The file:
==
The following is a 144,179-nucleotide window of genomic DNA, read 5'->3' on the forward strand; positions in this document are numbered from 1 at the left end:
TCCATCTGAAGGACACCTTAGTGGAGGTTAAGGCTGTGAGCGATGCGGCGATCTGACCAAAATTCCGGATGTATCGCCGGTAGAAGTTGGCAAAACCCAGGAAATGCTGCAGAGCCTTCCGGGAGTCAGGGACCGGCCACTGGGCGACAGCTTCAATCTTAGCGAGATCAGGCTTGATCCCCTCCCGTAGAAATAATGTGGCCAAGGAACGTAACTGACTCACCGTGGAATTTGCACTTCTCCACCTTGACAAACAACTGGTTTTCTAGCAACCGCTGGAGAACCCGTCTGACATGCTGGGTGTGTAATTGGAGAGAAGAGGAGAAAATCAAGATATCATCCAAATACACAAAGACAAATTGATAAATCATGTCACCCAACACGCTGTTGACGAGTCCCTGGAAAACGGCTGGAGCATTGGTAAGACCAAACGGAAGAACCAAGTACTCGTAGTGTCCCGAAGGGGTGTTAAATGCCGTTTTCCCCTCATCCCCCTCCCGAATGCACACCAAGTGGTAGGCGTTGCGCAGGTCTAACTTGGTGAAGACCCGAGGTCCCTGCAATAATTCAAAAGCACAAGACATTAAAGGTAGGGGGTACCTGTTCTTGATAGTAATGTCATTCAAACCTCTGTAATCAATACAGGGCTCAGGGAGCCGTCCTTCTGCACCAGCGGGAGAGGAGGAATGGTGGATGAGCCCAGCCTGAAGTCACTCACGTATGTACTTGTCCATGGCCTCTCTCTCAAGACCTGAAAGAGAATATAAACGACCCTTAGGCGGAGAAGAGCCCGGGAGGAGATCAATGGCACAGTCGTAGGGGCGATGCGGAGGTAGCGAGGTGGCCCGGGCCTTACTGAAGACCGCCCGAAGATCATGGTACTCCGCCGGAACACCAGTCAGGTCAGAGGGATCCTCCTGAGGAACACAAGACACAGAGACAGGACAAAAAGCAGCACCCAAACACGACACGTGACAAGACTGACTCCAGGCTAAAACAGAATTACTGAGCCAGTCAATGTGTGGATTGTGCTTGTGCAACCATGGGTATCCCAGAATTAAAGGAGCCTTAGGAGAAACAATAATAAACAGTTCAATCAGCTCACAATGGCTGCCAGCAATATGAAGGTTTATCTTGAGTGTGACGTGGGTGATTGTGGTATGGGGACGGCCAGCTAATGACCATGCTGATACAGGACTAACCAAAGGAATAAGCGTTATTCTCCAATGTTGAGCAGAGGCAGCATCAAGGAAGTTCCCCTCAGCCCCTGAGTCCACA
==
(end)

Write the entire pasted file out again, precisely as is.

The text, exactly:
The following is a 144,179-nucleotide window of genomic DNA, read 5'->3' on the forward strand; positions in this document are numbered from 1 at the left end:
TCCATCTGAAGGACACCTTAGTGGAGGTTAAGGCTGTGAGCGATGCGGCGATCTGACCAAAATTCCGGATGTATCGCCGGTAGAAGTTGGCAAAACCCAGGAAATGCTGCAGAGCCTTCCGGGAGTCAGGGACCGGCCACTGGGCGACAGCTTCAATCTTAGCGAGATCAGGCTTGATCCCCTCCCGTAGAAATAATGTGGCCAAGGAACGTAACTGACTCACCGTGGAATTTGCACTTCTCCACCTTGACAAACAACTGGTTTTCTAGCAACCGCTGGAGAACCCGTCTGACATGCTGGGTGTGTAATTGGAGAGAAGAGGAGAAAATCAAGATATCATCCAAATACACAAAGACAAATTGATAAATCATGTCACCCAACACGCTGTTGACGAGTCCCTGGAAAACGGCTGGAGCATTGGTAAGACCAAACGGAAGAACCAAGTACTCGTAGTGTCCCGAAGGGGTGTTAAATGCCGTTTTCCCCTCATCCCCCTCCCGAATGCACACCAAGTGGTAGGCGTTGCGCAGGTCTAACTTGGTGAAGACCCGAGGTCCCTGCAATAATTCAAAAGCACAAGACATTAAAGGTAGGGGGTACCTGTTCTTGATAGTAATGTCATTCAAACCTCTGTAATCAATACAGGGCTCAGGGAGCCGTCCTTCTGCACCAGCGGGAGAGGAGGAATGGTGGATGAGCCCAGCCTGAAGTCACTCACGTATGTACTTGTCCATGGCCTCTCTCTCAAGACCTGAAAGAGAATATAAACGACCCTTAGGCGGAGAAGAGCCCGGGAGGAGATCAATGGCACAGTCGTAGGGGCGATGCGGAGGTAGCGAGGTGGCCCGGGCCTTACTGAAGACCGCCCGAAGATCATGGTACTCCGCCGGAACACCAGTCAGGTCAGAGGGATCCTCCTGAGGAACACAAGACACAGAGACAGGACAAAAAGCAGCACCCAAACACGACACGTGACAAGACTGACTCCAGGCTAAAACAGAATTACTGAGCCAGTCAATGTGTGGATTGTGCTTGTGCAACCATGGGTATCCCAGAATTAAAGGAGCCTTAGGAGAAACAATAATAAACAGTTCAATCAGCTCACAATGGCTGCCAGCAATATGAAGGTTTATCTTGAGTGTGACGTGGGTGATTGTGGTATGGGGACGGCCAGCTAATGACCATGCTGATACAGGACTAACCAAAGGAATAAGCGTTATTCTCCAATGTTGAGCAGAGGCAGCATCAAGGAAGTTCCCCTCAGCCCCTGAGTCCACA